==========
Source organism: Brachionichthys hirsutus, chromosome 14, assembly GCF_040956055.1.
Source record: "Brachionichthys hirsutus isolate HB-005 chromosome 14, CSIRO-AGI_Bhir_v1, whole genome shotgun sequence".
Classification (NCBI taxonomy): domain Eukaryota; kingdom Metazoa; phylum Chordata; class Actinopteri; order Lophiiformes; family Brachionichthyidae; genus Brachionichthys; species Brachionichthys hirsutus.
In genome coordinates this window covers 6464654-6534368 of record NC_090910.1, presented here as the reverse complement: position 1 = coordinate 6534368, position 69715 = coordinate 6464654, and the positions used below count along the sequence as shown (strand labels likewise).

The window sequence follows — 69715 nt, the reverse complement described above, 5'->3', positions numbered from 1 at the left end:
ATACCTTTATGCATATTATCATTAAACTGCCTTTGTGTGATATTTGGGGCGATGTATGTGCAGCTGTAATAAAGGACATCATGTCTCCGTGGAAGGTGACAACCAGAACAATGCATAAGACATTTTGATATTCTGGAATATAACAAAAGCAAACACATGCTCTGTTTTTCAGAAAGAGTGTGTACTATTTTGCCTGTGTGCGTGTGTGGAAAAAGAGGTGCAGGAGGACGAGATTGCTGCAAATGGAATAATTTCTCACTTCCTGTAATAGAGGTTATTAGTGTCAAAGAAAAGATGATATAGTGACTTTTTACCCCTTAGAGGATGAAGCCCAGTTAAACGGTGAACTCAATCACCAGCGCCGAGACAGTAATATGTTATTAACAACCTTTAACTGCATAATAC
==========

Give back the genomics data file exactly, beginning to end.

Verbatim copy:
Source organism: Brachionichthys hirsutus, chromosome 14, assembly GCF_040956055.1.
Source record: "Brachionichthys hirsutus isolate HB-005 chromosome 14, CSIRO-AGI_Bhir_v1, whole genome shotgun sequence".
Classification (NCBI taxonomy): domain Eukaryota; kingdom Metazoa; phylum Chordata; class Actinopteri; order Lophiiformes; family Brachionichthyidae; genus Brachionichthys; species Brachionichthys hirsutus.
In genome coordinates this window covers 6464654-6534368 of record NC_090910.1, presented here as the reverse complement: position 1 = coordinate 6534368, position 69715 = coordinate 6464654, and the positions used below count along the sequence as shown (strand labels likewise).

The window sequence follows — 69715 nt, the reverse complement described above, 5'->3', positions numbered from 1 at the left end:
ATACCTTTATGCATATTATCATTAAACTGCCTTTGTGTGATATTTGGGGCGATGTATGTGCAGCTGTAATAAAGGACATCATGTCTCCGTGGAAGGTGACAACCAGAACAATGCATAAGACATTTTGATATTCTGGAATATAACAAAAGCAAACACATGCTCTGTTTTTCAGAAAGAGTGTGTACTATTTTGCCTGTGTGCGTGTGTGGAAAAAGAGGTGCAGGAGGACGAGATTGCTGCAAATGGAATAATTTCTCACTTCCTGTAATAGAGGTTATTAGTGTCAAAGAAAAGATGATATAGTGACTTTTTACCCCTTAGAGGATGAAGCCCAGTTAAACGGTGAACTCAATCACCAGCGCCGAGACAGTAATATGTTATTAACAACCTTTAACTGCATAATAC